STDs Increase HIV Risk if Exposed
September 11, 2008
People with chlamydia, genital herpes, gonorrhea, and syphilis are at an increased risk for HIV infection if they are exposed to the virus, findings from Dutch researchers show.
Since the infectious agents that cause the STDs thrush and gonorrhea triggered the same inflammatory stimuli in vaginal and skin explants, the authors suggested that the presence of STD-causing infectious agents could cause Langerhans cells to become activated, therefore increasing a person's risk of HIV infection.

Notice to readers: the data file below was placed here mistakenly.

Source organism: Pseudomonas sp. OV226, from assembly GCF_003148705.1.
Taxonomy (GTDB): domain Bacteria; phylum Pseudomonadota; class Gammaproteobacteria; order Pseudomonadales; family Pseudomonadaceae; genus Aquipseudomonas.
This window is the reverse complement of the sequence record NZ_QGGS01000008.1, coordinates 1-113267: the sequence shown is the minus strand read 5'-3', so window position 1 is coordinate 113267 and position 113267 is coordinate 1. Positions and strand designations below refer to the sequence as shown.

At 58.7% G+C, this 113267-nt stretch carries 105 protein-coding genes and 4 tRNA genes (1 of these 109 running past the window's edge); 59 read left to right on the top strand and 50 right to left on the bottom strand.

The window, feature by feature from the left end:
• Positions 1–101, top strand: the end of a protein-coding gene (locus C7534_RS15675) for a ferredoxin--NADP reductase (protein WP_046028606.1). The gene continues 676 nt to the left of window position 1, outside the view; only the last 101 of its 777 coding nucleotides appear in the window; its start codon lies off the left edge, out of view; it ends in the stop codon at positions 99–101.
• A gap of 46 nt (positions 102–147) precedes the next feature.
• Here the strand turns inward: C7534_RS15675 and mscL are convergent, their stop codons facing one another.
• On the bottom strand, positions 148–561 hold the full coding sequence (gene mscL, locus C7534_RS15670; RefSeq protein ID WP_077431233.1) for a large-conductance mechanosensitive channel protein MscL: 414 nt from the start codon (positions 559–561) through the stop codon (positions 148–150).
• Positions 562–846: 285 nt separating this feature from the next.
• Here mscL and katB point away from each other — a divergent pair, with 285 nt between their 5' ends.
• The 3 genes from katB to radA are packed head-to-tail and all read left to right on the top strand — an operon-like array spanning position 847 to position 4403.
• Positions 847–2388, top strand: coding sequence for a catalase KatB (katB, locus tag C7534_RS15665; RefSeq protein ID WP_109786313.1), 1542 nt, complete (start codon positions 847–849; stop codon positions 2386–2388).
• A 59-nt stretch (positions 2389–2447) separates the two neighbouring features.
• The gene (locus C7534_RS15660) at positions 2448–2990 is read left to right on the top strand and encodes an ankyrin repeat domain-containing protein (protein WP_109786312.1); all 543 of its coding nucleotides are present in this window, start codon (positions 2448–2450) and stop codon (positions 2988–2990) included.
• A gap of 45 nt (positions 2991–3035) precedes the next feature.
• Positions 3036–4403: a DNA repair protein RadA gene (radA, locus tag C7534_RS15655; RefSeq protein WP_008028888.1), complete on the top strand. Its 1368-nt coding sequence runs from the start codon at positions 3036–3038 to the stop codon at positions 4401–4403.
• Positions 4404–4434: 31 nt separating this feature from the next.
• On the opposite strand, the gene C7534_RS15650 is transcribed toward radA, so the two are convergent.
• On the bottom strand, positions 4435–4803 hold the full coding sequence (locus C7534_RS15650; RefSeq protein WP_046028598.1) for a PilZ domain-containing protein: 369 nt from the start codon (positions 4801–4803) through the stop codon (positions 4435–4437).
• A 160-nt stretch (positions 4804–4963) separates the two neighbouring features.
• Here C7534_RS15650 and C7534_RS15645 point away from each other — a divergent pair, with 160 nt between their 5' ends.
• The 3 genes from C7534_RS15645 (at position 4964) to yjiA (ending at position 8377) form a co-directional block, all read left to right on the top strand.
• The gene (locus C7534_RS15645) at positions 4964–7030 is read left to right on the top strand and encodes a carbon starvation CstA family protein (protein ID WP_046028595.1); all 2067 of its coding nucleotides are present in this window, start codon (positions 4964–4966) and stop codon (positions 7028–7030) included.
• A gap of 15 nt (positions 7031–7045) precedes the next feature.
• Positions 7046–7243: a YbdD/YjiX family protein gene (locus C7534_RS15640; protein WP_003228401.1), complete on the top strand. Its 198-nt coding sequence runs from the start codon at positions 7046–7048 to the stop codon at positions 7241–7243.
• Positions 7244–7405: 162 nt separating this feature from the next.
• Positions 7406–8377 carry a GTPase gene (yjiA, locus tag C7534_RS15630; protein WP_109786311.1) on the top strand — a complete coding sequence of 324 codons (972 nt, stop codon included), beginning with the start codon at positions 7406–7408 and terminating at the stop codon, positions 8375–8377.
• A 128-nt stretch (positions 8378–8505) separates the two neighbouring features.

In addition, the study data suggests that anti-inflammatory therapies may prove to prevent HIV transmission, the researchers said.
The study, "TNF-alpha and TLR Agonists Increase Susceptibility to HIV-1 Transmission by Human Langerhans Cells Ex Vivo," was published online in the Journal of Clinical Investigation (2008;doi:10.1172/JCI34721).
United Press International
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This article was provided by U.S. Centers for Disease Control and Prevention. It is a part of the publication CDC HIV/Hepatitis/STD/TB Prevention News Update. Visit the CDC's website to find out more about their activities, publications and services.